Bahrain Mirror (Exclusive): 437 km is the distance between Bahrain and Qatar, but the difference between the two countries is widening year after year in light of the difference in ambition between the two ruling families. One family's vision is to develop its own personal revenues while the other aspires to diversify its country's resources.
The Al-Thani family invested in their country in order to diversify the sources of income and become a distinct modern country, while the Al Khalifa family invested in the national sources of revenue for the purpose of increasing its own wealth and improving its finances.
Hosting the World Cup was one of the factors that accelerated the implementation of Qatar's vision of promoting urban development that includes facilities, road plans, industrial and logistical spaces, as well as education and health care systems).
These goals were set by Qatar in its 2030 National Vision, launched in 2008, two years before it won the right to host the FIFA World Cup.
The 2030 vision, which Qatar succeeded in implementing, comprised all the infrastructure projects that everyone witnessed there, which included new roads, a metro, modern airport, tourism and industrial facilities, in addition to mega hotel projects.
In order to achieve its national aspirations, Qatar indeed built a completely new metro system worth $36 billion, in addition to a modern freight port at a cost of seven billion dollars, and an expansion of its main airport at a cost of more than $15 billion.
The spending also included about $45 billion put into a massive construction project in Lusail, north of the capital, Doha, including residential areas that can accommodate 200,000 people, in addition to commercial complexes, four artificial islands, entertainment centers and the largest stadium in the country that can host 80,000 spectators, where the World Cup final was held.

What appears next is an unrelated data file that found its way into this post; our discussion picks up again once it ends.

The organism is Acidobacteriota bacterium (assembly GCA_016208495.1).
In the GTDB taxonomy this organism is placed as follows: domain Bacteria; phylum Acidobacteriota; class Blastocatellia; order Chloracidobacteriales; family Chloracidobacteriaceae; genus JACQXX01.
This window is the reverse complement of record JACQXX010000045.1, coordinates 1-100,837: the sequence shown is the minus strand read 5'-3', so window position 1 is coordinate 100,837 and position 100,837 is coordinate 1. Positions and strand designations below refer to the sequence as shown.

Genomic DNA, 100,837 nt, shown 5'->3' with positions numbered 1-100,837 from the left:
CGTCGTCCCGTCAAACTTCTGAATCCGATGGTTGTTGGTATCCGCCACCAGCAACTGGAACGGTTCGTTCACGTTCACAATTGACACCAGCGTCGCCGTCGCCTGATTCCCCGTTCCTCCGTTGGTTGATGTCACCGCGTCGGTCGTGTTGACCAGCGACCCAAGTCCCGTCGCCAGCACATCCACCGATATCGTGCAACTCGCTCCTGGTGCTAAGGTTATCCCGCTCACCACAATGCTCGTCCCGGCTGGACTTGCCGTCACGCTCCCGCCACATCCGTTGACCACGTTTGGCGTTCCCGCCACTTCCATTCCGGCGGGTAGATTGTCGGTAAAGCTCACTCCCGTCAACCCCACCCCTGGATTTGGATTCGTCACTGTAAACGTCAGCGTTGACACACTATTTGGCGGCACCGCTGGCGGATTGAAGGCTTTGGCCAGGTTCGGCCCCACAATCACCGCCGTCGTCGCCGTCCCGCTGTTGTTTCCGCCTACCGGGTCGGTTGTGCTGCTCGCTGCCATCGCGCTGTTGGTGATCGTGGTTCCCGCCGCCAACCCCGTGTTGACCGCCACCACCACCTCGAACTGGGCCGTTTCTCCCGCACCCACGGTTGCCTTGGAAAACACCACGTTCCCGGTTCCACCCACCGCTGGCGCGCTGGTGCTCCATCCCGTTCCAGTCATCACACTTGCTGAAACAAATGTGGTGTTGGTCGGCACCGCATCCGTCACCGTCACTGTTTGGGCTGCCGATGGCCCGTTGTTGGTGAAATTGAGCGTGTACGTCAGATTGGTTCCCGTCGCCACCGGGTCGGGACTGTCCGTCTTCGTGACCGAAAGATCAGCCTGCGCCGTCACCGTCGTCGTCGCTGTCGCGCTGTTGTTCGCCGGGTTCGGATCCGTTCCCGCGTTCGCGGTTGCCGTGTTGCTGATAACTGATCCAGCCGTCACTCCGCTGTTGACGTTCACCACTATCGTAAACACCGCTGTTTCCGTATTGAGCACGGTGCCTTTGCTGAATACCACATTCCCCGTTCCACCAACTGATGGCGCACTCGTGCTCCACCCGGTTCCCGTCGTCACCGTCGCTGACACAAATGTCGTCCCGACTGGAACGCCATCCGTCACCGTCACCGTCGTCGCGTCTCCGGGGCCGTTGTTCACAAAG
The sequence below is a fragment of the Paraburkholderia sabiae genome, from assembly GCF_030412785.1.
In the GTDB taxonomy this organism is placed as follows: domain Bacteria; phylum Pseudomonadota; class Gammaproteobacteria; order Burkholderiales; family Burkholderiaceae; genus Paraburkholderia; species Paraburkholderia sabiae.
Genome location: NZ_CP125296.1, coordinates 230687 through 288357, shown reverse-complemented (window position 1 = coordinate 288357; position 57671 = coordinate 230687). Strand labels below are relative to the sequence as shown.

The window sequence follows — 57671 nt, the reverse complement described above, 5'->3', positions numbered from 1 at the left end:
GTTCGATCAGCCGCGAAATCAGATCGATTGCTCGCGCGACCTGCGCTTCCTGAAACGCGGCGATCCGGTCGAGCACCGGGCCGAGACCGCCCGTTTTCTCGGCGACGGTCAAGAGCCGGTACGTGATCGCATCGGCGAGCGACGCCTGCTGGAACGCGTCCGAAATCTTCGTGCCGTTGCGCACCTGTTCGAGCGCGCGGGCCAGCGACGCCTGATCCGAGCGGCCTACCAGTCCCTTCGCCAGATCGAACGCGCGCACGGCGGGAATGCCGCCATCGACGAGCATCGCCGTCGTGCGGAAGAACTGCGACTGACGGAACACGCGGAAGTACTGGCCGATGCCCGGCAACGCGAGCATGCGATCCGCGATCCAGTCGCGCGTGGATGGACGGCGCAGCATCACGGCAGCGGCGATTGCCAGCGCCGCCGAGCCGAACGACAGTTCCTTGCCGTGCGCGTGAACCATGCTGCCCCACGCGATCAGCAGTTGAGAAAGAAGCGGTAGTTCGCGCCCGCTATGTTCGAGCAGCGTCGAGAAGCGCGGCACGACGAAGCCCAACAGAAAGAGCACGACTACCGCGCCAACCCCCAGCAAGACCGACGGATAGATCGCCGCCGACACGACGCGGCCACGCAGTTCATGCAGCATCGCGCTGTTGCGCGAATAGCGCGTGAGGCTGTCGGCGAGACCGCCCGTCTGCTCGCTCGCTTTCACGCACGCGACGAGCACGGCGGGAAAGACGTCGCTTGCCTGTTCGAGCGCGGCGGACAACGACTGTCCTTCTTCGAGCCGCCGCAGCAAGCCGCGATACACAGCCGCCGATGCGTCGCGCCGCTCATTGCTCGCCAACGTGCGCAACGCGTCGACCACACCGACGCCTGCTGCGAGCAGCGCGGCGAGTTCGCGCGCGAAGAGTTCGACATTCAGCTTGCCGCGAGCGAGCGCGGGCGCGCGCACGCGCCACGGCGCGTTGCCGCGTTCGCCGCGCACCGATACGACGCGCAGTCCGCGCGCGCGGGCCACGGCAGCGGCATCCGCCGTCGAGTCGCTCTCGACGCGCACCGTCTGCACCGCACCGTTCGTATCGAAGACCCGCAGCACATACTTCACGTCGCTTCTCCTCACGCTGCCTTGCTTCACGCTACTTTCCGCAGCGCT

Qatar also spent $4.5 billion to develop the capital city center, and $3.2 billion to establish economic zones, all of which were projects assigned before the hosting of the tournament.
On the other hand, in October 2008 (during the same period when Qatar announced its strategic vision), the King of Bahrain ratified Bahrain's Economic Vision 2030 entitled, Transforming Bahrain's Economy from a Regional Pioneer to a Global Contender.
However, is Bahrain today even a regional pioneer for it to become a contender on the global level? Today, the king and his government can taste the bitterness of failure due to Bahrain's regional decline, as well as its absence globally, since there was no sincere desire for the country's advancement, but the family's ambition rather took precedence over national aspirations.
Unrealistic plans and rose-colored dreams can be written and distributed in luxurious booklets, but success requires a unifying national will, and giving priority to the higher interests of the country rather than the ruling family's interests.
Doha has spent around $300 billion (113 billion Bahraini dinars) to build a modern infrastructure that includes airports, ports, roads and express trains, while Al Khalifa has racked up billions in public debt to meet its personal family aspirations.
Those who say that Bahrain's financial resources do not allow for all this spending are lying, because the billions that the king inherited from his father and what Khalifa bin Salman, the late prime minister, left behind are enough to build even more than these strategic projects. The family; however, deems the state's resources its private property.
Bahrain has lost its financial and tourism status to neighboring Gulf capitals and cities because the wheel of development is not spinning in the country in a manner that would allow it to be a competitor regionally. What is, in fact, spinning is the wheel of theft of land properties and undersea plots, as well as taking over oil, gas and aluminum revenues. As long as the ruling family is clinging to its greed, Bahrain, the country and its citizens, will continue to pay a hefty price for the "holding family's" thievery.